"They ruled the high school. Decided what was in, who was popular... it was kind of like the Soviet Secret Police if they cared a lot about shoes."In a High School series, there's pretty much always an evil popular girl. We'll call her the Alpha Bitch and give her an entry of her own, otherwise she might tell all the cute boys that we have smelly man feet. She always has a posse of well-dressed, mean girls with her (two to four girls at the minimum), who don't really say anything except to parrot her opinions and attitudes—sort of the high school version of Evil Minions meets Satellite Character. If the posse members are slightly more developed, expect at least a devoted second-in-command (who may or may not be an insecure mess), a pretty but dimwitted follower (who occasionally overlaps with the second-in-command), and possibly a new girl, who will be briefly suckered in by the Alpha Bitch. They are often Gossipy Hens as well. They are very unlikely to be A Friend in Need, even to each other. May also overlap with Terrible Trionote , and always a Freudian Trio.
— Angel, "Rm w/a Vu"
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Anime & Manga
- The very first Hell Girl episode deals with this topic, as the Alpha Bitch Yoshimi Kuroda uses hers to make her rival Mayumi Yamaguchi's life total Hell.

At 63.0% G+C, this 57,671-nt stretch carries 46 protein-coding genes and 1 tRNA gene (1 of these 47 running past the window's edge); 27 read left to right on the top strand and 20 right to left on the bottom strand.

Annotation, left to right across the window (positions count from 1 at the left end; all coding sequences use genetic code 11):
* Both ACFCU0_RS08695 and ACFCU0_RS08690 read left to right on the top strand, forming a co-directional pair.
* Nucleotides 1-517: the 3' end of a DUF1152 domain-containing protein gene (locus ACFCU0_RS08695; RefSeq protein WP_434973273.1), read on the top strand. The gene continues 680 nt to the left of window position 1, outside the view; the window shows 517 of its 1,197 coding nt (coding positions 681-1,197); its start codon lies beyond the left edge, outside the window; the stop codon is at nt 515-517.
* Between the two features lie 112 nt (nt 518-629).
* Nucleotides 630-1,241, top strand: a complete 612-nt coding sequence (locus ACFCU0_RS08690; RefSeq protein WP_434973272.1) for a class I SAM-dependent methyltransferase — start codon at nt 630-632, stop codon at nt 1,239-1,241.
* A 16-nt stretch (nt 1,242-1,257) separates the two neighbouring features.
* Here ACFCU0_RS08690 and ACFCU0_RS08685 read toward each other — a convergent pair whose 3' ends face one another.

- In the beginning of the series, Sae from Peach Girl basically has the whole school under her finger. Most of the guys are head over heels for her, and some of the girls would frequently compliment her and follow her around.
- Revolutionary Girl Utena:
- Nanami's trio of flunkies, although they are more independent than usual (specially Keiko).
- That's for the anime only. Nanami doesn't appear in the manga in person (only in a photo), and the role of the posse is taken over by some real bitches.
- The Gambee pilots of Str.A.In.: Strategic Armored Infantry.
- Chieko has a pair of them in All-Purpose Cultural Cat Girl Nuku Nuku TV. Except for one Lower-Deck Episode, all they did was pop up behind her saying, "Yes, what Chieko said is right." They had names, but it only highlighted how unimportant they were; "Hidariko" and "Migiko" translate to just "left-girl" and "right-girl".
- Natsumi, Minami and Kumi, the "partners-in-crime" of the Unlucky Childhood Friend Otome Katou in School Days. Otome herself is a subversion (she's popular at school, but is more of a sportswoman than a cheerleader or Rich Bitch), but boy do these four act like school bullies when they're together and poor Kotonoha is near...